Changes to specific cells in the retina could help diagnose and track the progression of Alzheimer’s disease, scientists say.
A team found genetically engineered mice with Alzheimer’s lost thickness in this layer of eye cells.
As the retina is a direct extension of the brain, they say the loss of retinal neurons could be related to the loss of brain cells in Alzheimer’s.
The findings were revealed at the US Society for Neuroscience conference.
The team believes this work could one day lead to opticians being able to detect Alzheimer’s in a regular eye check, if they had the right tools
Alterations in the same retinal cells could also help detect glaucoma – which causes blindness – and is now also viewed as a neurodegenerative disease similar to Alzheimer’s, the researchers report.
Scott Turner, director of the memory disorders programme at Georgetown University Medical Center, said: “The retina is an extension of the brain so it makes sense to see if the same pathologic processes found in an Alzheimer’s brain are also found in the eye.”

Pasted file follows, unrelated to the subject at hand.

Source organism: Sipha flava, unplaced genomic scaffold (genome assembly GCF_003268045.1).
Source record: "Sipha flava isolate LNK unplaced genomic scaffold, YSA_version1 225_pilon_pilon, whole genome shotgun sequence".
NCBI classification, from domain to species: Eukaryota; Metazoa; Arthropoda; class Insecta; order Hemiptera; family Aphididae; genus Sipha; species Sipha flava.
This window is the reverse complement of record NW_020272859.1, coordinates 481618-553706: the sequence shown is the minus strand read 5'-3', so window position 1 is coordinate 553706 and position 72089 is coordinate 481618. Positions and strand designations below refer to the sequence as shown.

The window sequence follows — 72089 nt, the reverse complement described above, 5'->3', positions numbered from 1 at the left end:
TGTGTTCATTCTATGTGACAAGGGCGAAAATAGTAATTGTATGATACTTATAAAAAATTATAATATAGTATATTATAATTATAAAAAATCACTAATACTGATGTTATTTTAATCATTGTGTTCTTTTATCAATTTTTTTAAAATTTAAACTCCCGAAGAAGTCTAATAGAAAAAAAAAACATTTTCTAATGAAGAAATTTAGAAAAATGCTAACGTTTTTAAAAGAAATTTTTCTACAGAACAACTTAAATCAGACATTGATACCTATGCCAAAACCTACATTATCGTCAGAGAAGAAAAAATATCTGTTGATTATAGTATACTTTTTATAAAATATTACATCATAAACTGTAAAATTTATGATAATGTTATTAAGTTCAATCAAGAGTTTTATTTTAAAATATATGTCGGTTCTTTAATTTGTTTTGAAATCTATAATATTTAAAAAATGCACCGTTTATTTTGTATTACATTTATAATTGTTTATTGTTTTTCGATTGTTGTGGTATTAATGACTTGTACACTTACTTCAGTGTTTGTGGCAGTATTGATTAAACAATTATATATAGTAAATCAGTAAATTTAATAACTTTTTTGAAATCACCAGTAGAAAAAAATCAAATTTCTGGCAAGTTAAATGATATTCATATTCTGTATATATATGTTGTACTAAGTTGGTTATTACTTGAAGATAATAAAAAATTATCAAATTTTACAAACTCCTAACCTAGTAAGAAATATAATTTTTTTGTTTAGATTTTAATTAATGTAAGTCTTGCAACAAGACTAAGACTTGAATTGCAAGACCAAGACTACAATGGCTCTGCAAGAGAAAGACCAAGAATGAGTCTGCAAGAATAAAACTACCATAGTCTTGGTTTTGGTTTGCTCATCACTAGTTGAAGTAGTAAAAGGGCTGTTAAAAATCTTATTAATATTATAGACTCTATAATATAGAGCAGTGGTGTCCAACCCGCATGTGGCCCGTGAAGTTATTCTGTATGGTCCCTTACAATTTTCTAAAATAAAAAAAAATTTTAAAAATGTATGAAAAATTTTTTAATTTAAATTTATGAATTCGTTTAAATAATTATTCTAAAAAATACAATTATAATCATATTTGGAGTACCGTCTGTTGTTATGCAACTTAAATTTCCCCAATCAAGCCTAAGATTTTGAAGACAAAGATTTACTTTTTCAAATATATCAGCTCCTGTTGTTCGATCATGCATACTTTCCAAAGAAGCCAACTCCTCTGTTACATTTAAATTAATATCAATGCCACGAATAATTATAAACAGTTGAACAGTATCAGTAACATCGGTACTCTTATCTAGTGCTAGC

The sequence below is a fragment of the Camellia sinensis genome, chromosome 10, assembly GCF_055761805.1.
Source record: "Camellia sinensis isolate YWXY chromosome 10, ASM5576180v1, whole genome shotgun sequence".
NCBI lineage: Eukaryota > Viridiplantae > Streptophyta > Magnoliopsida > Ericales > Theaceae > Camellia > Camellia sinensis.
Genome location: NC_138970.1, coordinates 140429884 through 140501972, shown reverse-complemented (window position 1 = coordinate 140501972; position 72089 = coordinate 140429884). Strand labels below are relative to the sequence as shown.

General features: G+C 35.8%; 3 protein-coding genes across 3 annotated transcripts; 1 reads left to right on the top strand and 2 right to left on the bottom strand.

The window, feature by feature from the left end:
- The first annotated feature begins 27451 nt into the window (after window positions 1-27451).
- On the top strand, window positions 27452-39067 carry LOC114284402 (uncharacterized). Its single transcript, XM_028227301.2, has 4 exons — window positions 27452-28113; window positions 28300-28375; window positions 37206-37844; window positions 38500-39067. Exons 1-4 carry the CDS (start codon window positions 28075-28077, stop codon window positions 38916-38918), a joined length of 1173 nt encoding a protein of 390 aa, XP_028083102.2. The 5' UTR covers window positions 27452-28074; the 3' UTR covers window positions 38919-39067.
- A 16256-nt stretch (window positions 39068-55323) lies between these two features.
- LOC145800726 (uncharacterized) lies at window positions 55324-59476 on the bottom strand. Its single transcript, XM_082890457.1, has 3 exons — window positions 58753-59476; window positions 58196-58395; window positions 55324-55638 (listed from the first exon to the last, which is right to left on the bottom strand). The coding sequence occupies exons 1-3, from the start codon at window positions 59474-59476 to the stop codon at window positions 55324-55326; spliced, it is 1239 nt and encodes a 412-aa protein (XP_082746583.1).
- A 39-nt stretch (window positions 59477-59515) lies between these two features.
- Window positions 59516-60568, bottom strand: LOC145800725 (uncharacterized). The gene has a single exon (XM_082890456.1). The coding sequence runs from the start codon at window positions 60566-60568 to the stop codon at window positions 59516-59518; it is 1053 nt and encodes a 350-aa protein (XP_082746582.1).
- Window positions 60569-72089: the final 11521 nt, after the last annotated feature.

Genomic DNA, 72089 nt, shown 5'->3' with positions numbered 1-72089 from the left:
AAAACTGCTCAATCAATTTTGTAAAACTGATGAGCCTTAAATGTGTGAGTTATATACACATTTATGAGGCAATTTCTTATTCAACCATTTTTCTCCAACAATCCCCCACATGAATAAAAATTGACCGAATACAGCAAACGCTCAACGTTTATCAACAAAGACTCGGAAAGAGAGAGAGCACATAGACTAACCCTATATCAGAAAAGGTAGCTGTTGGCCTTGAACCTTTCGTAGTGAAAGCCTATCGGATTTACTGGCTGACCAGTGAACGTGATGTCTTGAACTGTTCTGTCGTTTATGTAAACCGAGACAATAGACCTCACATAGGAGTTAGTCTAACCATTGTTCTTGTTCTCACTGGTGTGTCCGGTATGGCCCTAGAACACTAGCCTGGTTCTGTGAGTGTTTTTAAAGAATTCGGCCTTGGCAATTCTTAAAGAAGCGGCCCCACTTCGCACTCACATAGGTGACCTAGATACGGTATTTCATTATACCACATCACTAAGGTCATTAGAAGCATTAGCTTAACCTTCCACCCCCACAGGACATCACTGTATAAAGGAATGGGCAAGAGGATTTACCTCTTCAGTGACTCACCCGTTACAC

Dr Turner and colleagues looked at the thickness of the retina in an area that had not previously been investigated. This included the inner nuclear layer and the retinal ganglion cell layer.
They found that a loss of thickness occurred only in mice with Alzheimer’s. The retinal ganglion cell layer had almost halved in size and the inner nuclear layer had decreased by more than a third.
“This suggests a new path forward in understanding the disease process in humans and could lead to new ways to diagnose or predict Alzheimer’s that could be as simple as looking into the eyes,” said Dr Turner.